Because the escalators are so tight, when you move up and down you can only see yourself going down, and the mirror reflecting down on you. The mirror is a sort of shiny metal that seems to warp space and time. It looks like you're travelling into another dimension. That's how we made it into a show — between myself, Daniel Chong, Joel Chin and Shirly Koh. We are quite different people and different artists, and I think we made quite a creative exhibition. It's crazy. I came up with one of the bigger pieces which is a flat PVC print of the escalators. It's like looking into that warped tiny space of reflection.

Peninsula Plaza also hosts a lot of spas, nail salons and massage parlours. I was also looking at the text and fonts. They use a very interesting kind of font — decorative type faces which aren't necessarily serif but are very thin, fine, and slant sideways. It has within it sort of a reference to another space. It alludes to paradise, transporting you into another space. I was playing with that kind decorative text with the PVC work.

It's interesting to me because I_S_L_A_N_D_S was itself a transitory space which has an affinity with the ideas in your work.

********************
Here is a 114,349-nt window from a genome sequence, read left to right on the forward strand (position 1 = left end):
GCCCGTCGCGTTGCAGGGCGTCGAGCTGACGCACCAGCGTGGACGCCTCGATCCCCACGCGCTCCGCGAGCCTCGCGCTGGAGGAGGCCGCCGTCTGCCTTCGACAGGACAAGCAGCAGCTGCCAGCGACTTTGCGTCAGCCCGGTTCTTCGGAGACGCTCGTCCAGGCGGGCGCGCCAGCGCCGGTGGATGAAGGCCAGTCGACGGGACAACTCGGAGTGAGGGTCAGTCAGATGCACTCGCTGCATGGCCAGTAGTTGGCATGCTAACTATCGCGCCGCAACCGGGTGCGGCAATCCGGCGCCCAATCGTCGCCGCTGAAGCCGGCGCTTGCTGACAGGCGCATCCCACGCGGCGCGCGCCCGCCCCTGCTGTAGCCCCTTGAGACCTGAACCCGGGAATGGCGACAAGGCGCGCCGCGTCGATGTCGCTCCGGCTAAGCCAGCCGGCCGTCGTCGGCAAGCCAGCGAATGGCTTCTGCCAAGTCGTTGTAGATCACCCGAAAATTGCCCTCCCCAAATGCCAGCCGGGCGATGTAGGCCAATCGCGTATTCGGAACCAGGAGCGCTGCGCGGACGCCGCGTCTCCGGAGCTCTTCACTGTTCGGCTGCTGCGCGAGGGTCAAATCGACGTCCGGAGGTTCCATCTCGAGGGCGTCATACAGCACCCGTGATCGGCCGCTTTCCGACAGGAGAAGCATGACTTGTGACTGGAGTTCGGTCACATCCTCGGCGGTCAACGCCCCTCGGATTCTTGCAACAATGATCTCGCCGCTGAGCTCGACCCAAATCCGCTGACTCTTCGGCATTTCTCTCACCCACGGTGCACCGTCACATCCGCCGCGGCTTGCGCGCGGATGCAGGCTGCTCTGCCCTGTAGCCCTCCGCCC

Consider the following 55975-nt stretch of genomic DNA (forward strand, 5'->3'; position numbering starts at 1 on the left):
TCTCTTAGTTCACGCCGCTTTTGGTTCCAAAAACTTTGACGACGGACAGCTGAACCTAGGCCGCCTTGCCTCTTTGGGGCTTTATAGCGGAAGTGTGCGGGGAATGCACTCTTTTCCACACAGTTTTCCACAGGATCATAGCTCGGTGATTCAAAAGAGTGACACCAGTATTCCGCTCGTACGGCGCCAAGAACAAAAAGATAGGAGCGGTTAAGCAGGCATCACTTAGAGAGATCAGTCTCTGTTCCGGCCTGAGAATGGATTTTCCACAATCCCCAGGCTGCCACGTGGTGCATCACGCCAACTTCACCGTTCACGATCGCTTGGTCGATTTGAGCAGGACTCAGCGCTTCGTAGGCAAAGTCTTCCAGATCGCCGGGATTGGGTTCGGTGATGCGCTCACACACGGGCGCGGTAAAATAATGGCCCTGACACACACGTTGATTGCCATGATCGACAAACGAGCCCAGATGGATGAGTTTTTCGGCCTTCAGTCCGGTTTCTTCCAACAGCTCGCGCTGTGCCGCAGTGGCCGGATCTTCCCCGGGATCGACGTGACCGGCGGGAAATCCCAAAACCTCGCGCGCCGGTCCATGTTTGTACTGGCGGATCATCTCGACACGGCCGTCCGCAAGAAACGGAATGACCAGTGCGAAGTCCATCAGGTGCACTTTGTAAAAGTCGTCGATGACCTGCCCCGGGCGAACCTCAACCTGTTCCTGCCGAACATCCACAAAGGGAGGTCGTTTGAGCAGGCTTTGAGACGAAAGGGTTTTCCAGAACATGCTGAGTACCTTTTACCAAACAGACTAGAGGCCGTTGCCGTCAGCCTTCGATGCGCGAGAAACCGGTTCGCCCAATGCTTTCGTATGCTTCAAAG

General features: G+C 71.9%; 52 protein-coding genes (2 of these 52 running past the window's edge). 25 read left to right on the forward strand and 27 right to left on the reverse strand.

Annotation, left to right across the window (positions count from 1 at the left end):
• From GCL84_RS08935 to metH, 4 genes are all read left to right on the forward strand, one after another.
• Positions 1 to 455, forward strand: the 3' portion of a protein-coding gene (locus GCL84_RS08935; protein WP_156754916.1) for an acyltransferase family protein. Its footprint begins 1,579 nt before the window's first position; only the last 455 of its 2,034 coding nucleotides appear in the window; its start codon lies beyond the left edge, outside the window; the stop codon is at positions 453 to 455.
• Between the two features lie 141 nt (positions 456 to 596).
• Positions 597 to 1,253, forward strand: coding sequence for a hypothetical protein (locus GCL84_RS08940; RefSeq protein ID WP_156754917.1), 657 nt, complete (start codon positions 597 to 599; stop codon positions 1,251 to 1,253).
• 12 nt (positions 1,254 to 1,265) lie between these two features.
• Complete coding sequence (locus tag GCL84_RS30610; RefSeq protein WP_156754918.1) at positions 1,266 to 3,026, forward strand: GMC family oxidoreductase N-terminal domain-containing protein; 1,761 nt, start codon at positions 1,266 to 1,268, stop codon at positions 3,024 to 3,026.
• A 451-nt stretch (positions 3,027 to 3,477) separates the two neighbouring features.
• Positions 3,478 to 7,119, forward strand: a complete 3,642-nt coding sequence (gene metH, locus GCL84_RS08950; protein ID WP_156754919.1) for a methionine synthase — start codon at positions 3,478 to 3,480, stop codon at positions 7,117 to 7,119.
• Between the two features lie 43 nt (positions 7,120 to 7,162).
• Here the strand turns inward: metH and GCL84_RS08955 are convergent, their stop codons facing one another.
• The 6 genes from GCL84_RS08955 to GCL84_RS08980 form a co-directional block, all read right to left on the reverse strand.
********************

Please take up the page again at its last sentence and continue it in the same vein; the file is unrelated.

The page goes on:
This space that was so dead. Nobody goes there except massage therapists going to work. It's an interesting space to work with. I like how they try to frame everything. There are nine display boxes that we had to work with. For my part of the show I was just playing with images as a response to the space. 
Transiting Dimensions, Rifqi Amirul
2018, Installation view at I_S_L_A_N_D_S

Credit: Pey Chuan Tan

For your selection of objects, you picked out defensive architecture, arrival and departure lounges and immigration checkpoints as well. You have an interest in exploring our relationship with these detached spaces. Talk to us about that exploration of power structures and the psychology of such places of waiting in your work Borders and Territories.